All Posts Tagged Tag: ‘Online Television’
The odds seem good that, no matter how huge his (or her) computer monitor, the average person still prefers to watch shows on a television. But something of a breakthrough’s occurred, as television shows have begun to command higher advertising rates online.
UK advertisers who are fond of broadcast television have nothing to fear from its online counterpart, according to a new report. In fact, the Broadcasters’ Audience Research Board (BARB) found that traditional "commercial impacts" are up, and it seems to believe that any sort of switch is still a long ways off.
Online television is nice for all sorts of reasons – the convenience, the selection, the lack of cost. And for advertisers, online content linked to television is nice because it’s helpful in selling new cars.
NBC will become the first major broadcast network to release traffic data for the online streams of its full episodes on NBC.com including demographic figures.
The program-specific streaming data will be released through Nielsen Online VideoCensus. NBC said the initiative is part of an "effort to deliver transparent metrics that provide more effective 360-degree planning and analysis tools."
When it comes to online television, American companies and programs are what we tend to discuss. Research shows that online television is extremely popular in Europe, however, and so Europeans could drive the next wave of advertising trends.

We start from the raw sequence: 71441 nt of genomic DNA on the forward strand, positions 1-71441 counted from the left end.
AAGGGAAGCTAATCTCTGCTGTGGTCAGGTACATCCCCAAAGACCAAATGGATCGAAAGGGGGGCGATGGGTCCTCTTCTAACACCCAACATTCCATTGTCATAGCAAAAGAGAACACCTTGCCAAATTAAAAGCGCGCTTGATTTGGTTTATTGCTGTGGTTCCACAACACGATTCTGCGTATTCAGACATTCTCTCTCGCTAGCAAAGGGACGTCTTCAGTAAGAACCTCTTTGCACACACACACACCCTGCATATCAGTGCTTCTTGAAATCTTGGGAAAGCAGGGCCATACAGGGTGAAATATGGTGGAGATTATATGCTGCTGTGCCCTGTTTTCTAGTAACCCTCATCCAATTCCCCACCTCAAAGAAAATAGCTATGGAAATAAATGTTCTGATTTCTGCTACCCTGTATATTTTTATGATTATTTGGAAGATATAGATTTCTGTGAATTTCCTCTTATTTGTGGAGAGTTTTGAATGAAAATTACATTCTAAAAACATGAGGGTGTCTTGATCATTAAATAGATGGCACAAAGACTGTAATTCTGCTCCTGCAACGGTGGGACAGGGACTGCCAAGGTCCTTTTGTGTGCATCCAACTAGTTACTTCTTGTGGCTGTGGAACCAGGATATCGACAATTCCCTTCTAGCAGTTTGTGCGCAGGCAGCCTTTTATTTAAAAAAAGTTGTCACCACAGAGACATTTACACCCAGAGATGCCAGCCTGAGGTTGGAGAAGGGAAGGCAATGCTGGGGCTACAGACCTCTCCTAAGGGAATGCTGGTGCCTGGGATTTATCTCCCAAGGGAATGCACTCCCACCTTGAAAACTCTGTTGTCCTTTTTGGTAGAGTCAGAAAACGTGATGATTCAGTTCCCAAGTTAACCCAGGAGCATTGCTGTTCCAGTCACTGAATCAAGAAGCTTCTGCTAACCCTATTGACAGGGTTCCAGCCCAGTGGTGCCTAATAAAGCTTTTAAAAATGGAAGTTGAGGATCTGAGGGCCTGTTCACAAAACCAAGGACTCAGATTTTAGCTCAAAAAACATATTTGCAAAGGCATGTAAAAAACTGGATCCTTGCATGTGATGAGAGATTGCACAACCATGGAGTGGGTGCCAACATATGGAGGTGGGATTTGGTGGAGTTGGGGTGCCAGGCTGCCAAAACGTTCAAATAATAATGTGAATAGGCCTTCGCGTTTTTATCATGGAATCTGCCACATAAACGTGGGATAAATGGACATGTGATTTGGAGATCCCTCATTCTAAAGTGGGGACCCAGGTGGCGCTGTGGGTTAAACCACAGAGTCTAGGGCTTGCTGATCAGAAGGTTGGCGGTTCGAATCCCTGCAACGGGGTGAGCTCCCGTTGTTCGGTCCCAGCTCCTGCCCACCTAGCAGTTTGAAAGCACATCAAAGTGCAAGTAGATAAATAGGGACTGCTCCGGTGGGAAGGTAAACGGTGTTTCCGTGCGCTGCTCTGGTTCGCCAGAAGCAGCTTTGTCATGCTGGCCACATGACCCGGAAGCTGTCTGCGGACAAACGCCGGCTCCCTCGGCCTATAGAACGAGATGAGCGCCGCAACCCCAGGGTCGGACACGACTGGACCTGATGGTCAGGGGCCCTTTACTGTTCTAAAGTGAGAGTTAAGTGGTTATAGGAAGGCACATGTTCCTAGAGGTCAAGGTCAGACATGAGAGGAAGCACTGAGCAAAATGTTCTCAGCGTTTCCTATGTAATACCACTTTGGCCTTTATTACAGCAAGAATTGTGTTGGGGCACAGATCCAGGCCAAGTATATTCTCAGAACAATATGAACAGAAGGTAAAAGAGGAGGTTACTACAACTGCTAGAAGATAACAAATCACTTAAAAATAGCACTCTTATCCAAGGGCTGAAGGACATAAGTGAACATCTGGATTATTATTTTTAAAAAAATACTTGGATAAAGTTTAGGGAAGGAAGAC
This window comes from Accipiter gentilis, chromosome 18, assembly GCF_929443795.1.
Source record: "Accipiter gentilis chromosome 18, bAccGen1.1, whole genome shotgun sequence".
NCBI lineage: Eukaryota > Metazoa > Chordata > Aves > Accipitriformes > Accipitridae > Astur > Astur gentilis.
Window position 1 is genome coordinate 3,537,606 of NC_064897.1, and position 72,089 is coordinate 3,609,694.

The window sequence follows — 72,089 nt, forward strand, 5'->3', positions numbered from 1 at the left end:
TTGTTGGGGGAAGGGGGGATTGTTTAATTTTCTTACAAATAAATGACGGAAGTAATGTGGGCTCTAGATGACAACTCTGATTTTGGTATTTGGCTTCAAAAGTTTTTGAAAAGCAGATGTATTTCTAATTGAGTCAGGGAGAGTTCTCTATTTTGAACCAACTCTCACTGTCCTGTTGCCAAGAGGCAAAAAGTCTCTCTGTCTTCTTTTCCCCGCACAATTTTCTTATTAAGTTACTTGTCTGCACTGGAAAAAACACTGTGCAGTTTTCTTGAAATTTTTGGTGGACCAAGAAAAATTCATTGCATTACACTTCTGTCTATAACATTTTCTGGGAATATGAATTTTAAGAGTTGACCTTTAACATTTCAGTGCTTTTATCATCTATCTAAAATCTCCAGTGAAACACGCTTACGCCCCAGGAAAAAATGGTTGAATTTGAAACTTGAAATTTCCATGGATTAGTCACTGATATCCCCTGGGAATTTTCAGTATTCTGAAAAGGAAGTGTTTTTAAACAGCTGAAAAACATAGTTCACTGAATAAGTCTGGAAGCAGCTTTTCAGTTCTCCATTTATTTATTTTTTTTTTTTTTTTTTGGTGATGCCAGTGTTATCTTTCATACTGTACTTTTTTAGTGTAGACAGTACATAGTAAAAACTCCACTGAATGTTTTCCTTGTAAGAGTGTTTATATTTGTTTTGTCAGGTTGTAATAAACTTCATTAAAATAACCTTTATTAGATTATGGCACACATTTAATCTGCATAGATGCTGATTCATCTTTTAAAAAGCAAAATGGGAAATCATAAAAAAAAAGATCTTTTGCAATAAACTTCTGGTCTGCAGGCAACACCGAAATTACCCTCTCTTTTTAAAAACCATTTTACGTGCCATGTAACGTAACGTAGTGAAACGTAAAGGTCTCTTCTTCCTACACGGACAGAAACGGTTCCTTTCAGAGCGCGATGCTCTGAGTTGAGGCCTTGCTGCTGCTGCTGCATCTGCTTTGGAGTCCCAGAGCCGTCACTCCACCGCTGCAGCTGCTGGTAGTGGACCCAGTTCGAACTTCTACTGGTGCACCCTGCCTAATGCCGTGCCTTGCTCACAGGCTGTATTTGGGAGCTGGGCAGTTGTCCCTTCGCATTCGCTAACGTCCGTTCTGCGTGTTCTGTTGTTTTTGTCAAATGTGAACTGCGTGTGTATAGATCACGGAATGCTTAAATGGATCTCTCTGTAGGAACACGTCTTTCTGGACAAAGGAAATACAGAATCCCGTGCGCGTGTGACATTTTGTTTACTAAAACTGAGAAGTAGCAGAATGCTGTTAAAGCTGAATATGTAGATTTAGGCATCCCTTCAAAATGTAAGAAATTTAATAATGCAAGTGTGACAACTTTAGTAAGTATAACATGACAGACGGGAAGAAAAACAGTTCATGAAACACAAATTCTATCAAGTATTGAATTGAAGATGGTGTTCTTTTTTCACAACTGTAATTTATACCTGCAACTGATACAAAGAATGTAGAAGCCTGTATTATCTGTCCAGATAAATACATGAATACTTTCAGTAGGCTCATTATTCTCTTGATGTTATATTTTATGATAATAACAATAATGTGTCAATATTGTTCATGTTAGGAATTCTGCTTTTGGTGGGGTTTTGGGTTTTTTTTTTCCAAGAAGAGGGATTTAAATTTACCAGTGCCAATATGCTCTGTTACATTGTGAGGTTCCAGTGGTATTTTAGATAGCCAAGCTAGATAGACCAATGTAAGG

Feeling safe in the knowledge that I could catch up online, I skipped "Lost" last Thursday night and watched PBS’s "Carrier" instead. Then, on the ABC website, everything worked fine. But in the future, watching shows on the ABC site may be a little more annoying thanks to extra commercials.
Lots of people use their televisions to generate background noise; rather few folks seem to use their computers for this purpose. You shouldn’t be shocked, then, to discover that viewers of online TV shows are a little more tuned-in than their couch potato counterparts.
You may not be too shocked to hear that networks have found themselves with lots of online advertising for sale. What is surprising, though, is that this isn’t due to a lack of demand; it’s because networks have (in some cases) already fulfilled their first round of obligations.